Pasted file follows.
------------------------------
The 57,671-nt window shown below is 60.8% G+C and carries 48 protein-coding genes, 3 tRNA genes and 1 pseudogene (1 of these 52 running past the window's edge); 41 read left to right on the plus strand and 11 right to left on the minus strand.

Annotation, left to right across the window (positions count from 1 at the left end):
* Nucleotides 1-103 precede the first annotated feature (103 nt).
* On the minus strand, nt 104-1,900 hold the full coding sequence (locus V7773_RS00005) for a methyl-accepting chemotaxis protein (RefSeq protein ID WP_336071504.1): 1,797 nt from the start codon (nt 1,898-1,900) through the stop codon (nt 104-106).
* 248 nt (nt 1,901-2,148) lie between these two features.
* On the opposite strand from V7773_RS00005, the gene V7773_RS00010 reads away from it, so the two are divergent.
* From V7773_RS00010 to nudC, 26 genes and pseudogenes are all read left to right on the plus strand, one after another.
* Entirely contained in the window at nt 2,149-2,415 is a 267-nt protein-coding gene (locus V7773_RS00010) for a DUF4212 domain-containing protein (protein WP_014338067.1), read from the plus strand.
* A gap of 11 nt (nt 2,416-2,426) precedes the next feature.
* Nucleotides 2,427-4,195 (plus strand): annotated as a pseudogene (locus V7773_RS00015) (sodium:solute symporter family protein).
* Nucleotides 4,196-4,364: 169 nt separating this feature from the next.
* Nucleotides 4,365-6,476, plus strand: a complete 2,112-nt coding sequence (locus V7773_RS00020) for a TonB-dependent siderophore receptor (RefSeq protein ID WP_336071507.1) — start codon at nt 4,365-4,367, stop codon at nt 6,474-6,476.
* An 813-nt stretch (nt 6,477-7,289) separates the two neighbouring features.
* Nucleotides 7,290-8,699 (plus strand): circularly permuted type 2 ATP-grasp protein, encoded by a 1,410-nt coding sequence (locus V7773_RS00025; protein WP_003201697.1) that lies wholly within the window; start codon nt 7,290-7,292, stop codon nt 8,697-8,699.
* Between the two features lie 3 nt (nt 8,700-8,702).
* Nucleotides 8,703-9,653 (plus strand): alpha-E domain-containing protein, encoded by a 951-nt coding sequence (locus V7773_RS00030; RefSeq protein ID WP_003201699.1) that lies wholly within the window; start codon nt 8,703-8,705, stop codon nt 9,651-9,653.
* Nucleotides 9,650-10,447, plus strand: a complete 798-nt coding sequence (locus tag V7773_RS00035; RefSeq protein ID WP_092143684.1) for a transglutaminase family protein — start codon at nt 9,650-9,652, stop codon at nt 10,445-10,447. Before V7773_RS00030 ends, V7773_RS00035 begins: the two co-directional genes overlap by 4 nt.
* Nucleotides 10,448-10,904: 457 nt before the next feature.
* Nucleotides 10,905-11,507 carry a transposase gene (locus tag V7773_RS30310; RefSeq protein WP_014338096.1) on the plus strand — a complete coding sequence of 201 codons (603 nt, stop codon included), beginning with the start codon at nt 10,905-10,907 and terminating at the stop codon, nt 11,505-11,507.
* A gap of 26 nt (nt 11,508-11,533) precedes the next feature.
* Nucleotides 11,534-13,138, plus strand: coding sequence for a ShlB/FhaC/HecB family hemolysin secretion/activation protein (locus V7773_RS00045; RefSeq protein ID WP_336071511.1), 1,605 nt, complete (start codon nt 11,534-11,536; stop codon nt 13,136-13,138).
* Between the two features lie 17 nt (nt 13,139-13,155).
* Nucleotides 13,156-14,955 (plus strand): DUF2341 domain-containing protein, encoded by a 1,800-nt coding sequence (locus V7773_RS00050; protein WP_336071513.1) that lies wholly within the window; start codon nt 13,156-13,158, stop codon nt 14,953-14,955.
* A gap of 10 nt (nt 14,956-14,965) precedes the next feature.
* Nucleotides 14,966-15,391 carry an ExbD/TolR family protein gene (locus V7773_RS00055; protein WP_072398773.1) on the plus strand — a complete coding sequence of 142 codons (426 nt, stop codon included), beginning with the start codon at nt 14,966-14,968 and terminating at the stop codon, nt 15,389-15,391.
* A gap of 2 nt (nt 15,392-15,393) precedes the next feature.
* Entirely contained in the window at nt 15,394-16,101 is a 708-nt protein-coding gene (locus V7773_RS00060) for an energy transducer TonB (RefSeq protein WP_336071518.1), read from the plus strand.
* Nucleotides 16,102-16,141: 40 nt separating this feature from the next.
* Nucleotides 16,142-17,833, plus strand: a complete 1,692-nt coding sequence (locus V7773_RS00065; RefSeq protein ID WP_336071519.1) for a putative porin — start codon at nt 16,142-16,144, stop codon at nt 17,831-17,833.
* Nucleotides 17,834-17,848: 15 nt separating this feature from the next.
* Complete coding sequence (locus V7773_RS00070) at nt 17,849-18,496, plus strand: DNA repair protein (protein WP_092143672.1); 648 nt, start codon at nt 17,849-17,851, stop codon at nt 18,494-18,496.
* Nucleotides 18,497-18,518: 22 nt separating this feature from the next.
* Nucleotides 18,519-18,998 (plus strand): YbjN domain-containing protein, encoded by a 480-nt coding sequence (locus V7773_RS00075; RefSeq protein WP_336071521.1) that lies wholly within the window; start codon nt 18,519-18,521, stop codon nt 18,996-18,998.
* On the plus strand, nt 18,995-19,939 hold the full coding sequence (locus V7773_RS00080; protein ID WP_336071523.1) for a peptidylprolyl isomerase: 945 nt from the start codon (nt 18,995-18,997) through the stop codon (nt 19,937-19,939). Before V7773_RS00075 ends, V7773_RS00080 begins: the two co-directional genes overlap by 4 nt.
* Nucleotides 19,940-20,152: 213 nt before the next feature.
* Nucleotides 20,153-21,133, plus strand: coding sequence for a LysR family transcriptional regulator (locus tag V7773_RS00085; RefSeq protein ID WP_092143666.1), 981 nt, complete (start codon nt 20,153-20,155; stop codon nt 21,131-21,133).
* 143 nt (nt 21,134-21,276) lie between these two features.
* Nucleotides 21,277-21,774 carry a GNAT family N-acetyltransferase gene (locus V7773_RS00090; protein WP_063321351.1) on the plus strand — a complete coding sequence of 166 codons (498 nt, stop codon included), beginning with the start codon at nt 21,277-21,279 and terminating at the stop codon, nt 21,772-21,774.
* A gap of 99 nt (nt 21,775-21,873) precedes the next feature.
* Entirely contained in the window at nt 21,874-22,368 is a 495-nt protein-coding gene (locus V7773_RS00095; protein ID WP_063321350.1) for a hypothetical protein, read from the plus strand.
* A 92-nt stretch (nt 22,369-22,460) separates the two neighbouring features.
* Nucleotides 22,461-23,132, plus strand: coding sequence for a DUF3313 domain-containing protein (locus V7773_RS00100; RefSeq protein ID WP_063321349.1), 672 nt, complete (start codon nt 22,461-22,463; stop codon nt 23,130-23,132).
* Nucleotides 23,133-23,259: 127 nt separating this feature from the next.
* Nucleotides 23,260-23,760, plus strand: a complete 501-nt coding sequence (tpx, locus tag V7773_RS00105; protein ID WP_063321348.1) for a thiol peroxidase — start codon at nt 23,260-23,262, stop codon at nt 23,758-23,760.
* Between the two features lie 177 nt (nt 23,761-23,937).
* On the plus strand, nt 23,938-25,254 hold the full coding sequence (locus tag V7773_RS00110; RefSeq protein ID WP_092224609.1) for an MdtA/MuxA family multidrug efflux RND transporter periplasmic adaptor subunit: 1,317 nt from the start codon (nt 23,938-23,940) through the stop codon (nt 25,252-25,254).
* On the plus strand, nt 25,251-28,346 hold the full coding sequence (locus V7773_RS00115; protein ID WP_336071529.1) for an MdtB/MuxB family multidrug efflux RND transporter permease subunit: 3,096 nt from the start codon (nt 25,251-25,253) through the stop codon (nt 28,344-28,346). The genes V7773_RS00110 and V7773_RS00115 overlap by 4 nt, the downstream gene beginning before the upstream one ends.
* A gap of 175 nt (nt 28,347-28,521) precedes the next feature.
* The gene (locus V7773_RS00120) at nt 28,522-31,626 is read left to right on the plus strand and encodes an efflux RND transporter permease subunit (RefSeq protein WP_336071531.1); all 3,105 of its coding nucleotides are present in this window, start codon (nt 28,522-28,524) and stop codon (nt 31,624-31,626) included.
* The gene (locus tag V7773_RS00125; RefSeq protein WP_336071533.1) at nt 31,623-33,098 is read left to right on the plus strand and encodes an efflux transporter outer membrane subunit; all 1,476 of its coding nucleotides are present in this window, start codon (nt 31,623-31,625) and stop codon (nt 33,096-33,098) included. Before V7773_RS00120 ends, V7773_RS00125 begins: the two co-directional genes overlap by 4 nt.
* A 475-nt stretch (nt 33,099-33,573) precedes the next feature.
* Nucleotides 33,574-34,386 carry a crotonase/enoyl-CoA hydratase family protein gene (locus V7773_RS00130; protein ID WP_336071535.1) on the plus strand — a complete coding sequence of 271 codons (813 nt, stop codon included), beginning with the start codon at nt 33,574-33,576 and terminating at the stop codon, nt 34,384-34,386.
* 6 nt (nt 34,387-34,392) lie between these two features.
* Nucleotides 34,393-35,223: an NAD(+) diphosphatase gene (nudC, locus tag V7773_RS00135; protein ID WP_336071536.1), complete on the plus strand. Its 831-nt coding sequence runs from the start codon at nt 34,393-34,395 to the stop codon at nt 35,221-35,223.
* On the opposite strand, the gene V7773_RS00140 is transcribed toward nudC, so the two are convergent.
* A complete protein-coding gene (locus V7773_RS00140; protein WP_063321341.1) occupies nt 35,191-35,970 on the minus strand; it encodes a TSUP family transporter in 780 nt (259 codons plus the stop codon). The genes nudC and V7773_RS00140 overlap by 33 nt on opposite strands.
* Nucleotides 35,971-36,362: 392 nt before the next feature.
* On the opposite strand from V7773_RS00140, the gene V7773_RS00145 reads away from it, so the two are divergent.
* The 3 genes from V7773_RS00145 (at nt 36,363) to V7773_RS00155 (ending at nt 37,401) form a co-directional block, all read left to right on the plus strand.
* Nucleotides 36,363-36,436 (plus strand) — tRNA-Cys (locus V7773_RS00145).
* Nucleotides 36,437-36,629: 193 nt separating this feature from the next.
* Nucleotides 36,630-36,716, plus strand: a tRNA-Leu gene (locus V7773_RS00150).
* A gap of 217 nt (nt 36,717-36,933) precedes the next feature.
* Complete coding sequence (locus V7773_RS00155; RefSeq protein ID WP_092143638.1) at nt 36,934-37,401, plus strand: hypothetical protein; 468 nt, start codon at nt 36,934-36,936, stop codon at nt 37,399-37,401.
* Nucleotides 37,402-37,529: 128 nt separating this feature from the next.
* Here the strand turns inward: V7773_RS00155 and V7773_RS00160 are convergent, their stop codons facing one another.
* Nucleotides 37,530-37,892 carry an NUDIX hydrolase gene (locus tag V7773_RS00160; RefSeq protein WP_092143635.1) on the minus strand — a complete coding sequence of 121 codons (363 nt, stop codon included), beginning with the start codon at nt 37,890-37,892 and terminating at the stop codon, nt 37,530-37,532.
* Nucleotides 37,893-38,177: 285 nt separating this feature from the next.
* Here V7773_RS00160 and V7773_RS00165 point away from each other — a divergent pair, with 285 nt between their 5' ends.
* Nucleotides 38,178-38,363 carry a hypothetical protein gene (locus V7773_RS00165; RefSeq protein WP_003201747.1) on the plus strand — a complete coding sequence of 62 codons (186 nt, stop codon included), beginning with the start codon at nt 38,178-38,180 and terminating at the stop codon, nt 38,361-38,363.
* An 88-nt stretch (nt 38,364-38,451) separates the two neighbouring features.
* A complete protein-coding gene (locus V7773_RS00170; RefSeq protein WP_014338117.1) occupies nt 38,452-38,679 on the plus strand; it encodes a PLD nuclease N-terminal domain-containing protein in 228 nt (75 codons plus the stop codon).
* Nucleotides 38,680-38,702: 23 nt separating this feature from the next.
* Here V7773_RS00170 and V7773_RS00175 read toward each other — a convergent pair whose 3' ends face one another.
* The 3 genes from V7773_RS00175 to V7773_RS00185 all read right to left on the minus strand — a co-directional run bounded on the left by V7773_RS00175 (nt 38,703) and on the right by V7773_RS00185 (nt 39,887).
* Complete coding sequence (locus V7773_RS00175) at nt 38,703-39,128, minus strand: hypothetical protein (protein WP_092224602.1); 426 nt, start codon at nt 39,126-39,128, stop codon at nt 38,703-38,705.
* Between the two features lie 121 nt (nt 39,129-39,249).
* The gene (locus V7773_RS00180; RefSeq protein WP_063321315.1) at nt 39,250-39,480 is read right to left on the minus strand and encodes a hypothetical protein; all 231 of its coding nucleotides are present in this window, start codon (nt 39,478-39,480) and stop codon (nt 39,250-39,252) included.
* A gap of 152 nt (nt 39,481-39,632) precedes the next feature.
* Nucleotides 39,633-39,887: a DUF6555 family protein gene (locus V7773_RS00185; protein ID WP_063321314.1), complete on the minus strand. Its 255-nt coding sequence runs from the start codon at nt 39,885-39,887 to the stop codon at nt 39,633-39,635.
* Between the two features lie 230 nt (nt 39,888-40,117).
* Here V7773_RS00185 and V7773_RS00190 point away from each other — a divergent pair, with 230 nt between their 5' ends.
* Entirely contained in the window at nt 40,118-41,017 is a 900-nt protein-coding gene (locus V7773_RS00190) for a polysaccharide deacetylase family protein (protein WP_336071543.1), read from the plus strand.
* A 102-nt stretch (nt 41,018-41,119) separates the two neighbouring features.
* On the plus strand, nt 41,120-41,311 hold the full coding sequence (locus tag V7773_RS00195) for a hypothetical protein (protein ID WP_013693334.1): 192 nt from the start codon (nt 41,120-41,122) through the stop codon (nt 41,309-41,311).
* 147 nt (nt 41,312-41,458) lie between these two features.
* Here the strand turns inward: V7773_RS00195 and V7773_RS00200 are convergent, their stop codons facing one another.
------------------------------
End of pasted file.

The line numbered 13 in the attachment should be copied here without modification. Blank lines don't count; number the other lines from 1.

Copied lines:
* An 813-nt stretch (nt 6,477-7,289) separates the two neighbouring features.